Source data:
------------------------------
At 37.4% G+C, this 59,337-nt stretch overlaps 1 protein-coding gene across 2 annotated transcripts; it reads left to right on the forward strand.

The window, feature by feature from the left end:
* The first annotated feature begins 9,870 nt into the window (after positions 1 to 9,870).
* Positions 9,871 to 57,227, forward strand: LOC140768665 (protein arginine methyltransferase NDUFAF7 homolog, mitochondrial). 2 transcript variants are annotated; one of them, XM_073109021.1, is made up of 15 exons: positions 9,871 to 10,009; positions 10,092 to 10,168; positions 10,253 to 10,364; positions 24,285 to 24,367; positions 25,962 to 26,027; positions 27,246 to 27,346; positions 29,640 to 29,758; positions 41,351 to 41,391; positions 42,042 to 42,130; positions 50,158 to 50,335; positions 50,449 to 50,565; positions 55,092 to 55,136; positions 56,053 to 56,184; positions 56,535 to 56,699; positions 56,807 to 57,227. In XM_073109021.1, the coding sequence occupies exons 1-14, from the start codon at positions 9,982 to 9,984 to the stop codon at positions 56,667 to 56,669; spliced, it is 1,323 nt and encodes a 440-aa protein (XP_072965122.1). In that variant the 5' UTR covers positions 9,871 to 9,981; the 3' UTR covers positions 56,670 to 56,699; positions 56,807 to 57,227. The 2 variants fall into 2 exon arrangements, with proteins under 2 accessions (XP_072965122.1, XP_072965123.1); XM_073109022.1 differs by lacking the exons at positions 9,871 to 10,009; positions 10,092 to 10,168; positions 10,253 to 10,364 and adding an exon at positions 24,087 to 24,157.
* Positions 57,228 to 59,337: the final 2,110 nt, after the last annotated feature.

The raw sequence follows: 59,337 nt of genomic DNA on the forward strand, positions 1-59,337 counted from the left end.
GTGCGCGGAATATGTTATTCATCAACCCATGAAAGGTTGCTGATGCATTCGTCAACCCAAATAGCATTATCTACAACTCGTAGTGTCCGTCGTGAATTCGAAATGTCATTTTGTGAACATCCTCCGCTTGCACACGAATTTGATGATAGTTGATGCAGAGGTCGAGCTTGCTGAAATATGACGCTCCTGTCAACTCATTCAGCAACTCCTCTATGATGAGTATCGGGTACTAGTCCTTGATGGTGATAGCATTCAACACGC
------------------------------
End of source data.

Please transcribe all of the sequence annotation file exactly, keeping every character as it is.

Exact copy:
At 37.4% G+C, this 59,337-nt stretch overlaps 1 protein-coding gene across 2 annotated transcripts; it reads left to right on the forward strand.

The window, feature by feature from the left end:
* The first annotated feature begins 9,870 nt into the window (after positions 1 to 9,870).
* Positions 9,871 to 57,227, forward strand: LOC140768665 (protein arginine methyltransferase NDUFAF7 homolog, mitochondrial). 2 transcript variants are annotated; one of them, XM_073109021.1, is made up of 15 exons: positions 9,871 to 10,009; positions 10,092 to 10,168; positions 10,253 to 10,364; positions 24,285 to 24,367; positions 25,962 to 26,027; positions 27,246 to 27,346; positions 29,640 to 29,758; positions 41,351 to 41,391; positions 42,042 to 42,130; positions 50,158 to 50,335; positions 50,449 to 50,565; positions 55,092 to 55,136; positions 56,053 to 56,184; positions 56,535 to 56,699; positions 56,807 to 57,227. In XM_073109021.1, the coding sequence occupies exons 1-14, from the start codon at positions 9,982 to 9,984 to the stop codon at positions 56,667 to 56,669; spliced, it is 1,323 nt and encodes a 440-aa protein (XP_072965122.1). In that variant the 5' UTR covers positions 9,871 to 9,981; the 3' UTR covers positions 56,670 to 56,699; positions 56,807 to 57,227. The 2 variants fall into 2 exon arrangements, with proteins under 2 accessions (XP_072965122.1, XP_072965123.1); XM_073109022.1 differs by lacking the exons at positions 9,871 to 10,009; positions 10,092 to 10,168; positions 10,253 to 10,364 and adding an exon at positions 24,087 to 24,157.
* Positions 57,228 to 59,337: the final 2,110 nt, after the last annotated feature.

The raw sequence follows: 59,337 nt of genomic DNA on the forward strand, positions 1-59,337 counted from the left end.
GTGCGCGGAATATGTTATTCATCAACCCATGAAAGGTTGCTGATGCATTCGTCAACCCAAATAGCATTATCTACAACTCGTAGTGTCCGTCGTGAATTCGAAATGTCATTTTGTGAACATCCTCCGCTTGCACACGAATTTGATGATAGTTGATGCAGAGGTCGAGCTTGCTGAAATATGACGCTCCTGTCAACTCATTCAGCAACTCCTCTATGATGAGTATCGGGTACTAGTCCTTGATGGTGATAGCATTCAACACGC